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UNC vs. Temple: Three Things Learned

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Yesterday’s game could’ve very well put the Coastal division on notice for the 2020 season.

NCAA Football: Military Bowl-North Carolina vs Temple Tommy Gilligan-USA TODAY Sports

Yesterday’s bowl win against Temple closed out UNC’s 2019 football season. There is time for in-depth analysis and reflection in the coming weeks, but the Heels’ Military Bowl performance was a fitting conclusion to the past four months. With that said, let’s dive into three things we learned from UNC’s first bowl appearance since 2016.

1,000 Yard Performers

Running backs Michael Carter and Javonte Williams entered the final game having already eclipsed 1,000 total yards from scrimmage. Carter had gained 1,075 yards by land and by air. Williams was at an even 1,000. Both added to their totals, with Michael Carter also reaching 1,000 rushing yards. He is just the third Heel this century to accomplish that feat, joining Gio Bernard and Elijah Hood.

They were eventually joined by wide receivers Dyami Brown and Dazz Newsome. Both players entered Saturday with 947 receiving yards apiece. Brown reached the 1,000 yard mark on a 22-yard reception in the third quarter. Newsome joined him on a 29-yard touchdown reception in the fourth quarter. It was the first time in UNC history that multiple receivers gained over 1,000 receiving yards.

But that’s not all!

Prior to this season North Carolina has had 16 players gain 1,000 yards from scrimmage since 1980. In those 39(!) years, two players have reached that mark in the same season just five times. After yesterday’s victory, it has now happened six times. I present:

1980 – Amos Lawrence and Kelvin Bryant
1983 – Tyrone Anthony and Ethan Horton
1993 – Leon Johnson and Curtis Johnson
2011 – Dwight Jones and Gio Bernard
2016 – Elijah Hood and Ryan Switzer
2019 – Michael Carter, Javonte Williams, Dyami Brown, and Dazz Newsome

This season was the first time in program history North Carolina had four players reach the mark. Here’s the full yardage breakdown for the quartet.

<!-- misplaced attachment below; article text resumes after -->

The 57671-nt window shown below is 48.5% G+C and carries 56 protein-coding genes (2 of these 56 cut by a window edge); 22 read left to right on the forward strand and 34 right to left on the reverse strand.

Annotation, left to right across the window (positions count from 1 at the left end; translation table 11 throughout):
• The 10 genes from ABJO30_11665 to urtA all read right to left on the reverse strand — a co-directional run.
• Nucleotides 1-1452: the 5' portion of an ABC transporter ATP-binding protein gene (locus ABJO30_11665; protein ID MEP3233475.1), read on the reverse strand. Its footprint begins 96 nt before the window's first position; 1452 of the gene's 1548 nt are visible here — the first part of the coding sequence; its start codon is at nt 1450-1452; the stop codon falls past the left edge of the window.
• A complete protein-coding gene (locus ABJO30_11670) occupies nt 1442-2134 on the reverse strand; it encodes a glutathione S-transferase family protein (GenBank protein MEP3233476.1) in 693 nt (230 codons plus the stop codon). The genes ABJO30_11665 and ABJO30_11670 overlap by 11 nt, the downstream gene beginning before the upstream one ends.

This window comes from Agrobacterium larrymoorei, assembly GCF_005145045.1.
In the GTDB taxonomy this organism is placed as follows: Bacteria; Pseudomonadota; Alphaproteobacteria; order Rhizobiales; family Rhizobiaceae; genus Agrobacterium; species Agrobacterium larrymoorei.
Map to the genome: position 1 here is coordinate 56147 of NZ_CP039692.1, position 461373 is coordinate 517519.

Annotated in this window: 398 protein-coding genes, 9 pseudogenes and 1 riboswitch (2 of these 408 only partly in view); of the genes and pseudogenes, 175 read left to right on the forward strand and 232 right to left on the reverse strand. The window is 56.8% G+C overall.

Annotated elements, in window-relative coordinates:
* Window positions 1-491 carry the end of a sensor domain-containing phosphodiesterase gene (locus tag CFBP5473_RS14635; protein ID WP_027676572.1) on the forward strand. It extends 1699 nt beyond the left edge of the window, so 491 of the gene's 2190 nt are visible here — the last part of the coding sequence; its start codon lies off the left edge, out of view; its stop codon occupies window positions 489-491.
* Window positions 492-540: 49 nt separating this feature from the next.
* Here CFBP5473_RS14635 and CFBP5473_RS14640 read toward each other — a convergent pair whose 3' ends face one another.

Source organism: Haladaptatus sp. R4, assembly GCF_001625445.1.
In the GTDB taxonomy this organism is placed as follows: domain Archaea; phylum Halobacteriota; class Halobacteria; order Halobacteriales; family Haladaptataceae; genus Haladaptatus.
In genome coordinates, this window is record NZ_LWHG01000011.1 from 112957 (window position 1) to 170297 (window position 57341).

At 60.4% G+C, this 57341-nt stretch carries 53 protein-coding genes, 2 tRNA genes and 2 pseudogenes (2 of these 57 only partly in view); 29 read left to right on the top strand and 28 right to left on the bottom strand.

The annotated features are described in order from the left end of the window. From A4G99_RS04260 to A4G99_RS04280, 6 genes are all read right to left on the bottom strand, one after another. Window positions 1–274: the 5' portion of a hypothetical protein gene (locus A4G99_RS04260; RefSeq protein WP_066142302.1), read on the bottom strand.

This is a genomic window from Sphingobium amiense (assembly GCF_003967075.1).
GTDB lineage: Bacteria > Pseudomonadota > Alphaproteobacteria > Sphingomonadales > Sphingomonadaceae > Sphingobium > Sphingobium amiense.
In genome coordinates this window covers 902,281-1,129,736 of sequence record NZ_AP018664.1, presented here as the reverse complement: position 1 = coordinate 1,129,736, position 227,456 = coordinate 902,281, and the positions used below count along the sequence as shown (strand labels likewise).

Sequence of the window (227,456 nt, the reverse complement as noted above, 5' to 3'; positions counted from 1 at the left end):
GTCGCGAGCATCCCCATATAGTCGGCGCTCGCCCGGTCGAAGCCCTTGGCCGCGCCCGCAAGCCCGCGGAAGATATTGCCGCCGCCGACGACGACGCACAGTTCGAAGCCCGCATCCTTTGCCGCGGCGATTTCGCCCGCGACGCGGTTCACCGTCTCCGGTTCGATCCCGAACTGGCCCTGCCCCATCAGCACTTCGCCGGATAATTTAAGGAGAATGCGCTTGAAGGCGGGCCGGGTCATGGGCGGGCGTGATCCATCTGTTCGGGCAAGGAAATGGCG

Michael Carter – 1,003 rushing, 154 receiving
Javonte Williams – 933 rushing, 176 receiving
Dyami Brown – 2 rushing, 1,034 receiving
Dazz Newsome — 9 rushing, 1,018 receiving

NOTE: Dyami Brown tied Dwight Jones and Hakeem Hicks as UNC’s all-time single-season leaders with 12 touchdown receptions. Dazz Newsome’s two touchdowns gave him 10 for the season, marking the first time UNC has had two WRs catch double-digit touchdowns in a single season.

Defensive Scoring

North Carolina traveled to Annapolis allowing just 24.6 points per game. After holding Temple to 13 points, that number dipped to 23.7. That may seem like an unimportant stat, but it is the lowest defensive scoring average since 2010, when Butch Davis’ last team held opponents to 23.2 points per game.

This feat cannot be understated. With two lineman that regularly played 60+ snaps, a depleted secondary that was missing up to six players at various points in the season, and a converted quarterback as their best linebacker, Jay Bateman’s defense was rarely a liability. It was a refreshing change of pace in Chapel Hill. It was also a major reason North Carolina finished with their first winning record since 2016.

Yesterday’s game was the ninth time that a Tar Heel opponent was held to less than 26 points. North Carolina played 13 games this season. For context, UNC held opponents to 25 points or fewer just 12 times in 36 games from 2016-2018.

Reason for Optimism

For the first time since the 2015-2016 offseason, fans have a reason to get excited for next season. Charlie Heck is the only starter on offense who is not expected back. He will graduate and should hear his name called during the NFL Draft in April. The defense is expected to return seven starters, losing Aaron Crawford, Dom Ross, Jason Strowbridge, and Myles Dorn.

All departures are from graduation. Mack Brown does not anticipate losing any early-entrants to the draft. If that holds true, then 16 starters return to join a top-20 recruiting class. Yesterday wasn’t a goodbye, a thank you, or a farewell send-off. It was a display of what to expect in the coming seasons in Chapel Hill.

Bowl games, arguably, don’t mean much. There isn’t much correlation to bowl success leading to on-field success the following season. Different teams approach them with different intensity and goals. That’s all well and good.

However, it was clear that the players and coaching staff felt this game was more than a formality. This wasn’t the 2014 Quick Lane Bowl or the 2019 Walk-on’s Independence Bowl (everyone wave at Miami). This game was a warning shot to next year’s opponents. A winning record and bowl game now achieved, UNC is in position to legitimately contend for the Coastal division title next season. All of a sudden, a New Year’s Day bowl doesn’t seem like such a fantasy.

Most fans didn’t think that was possible on November 24th, 2018.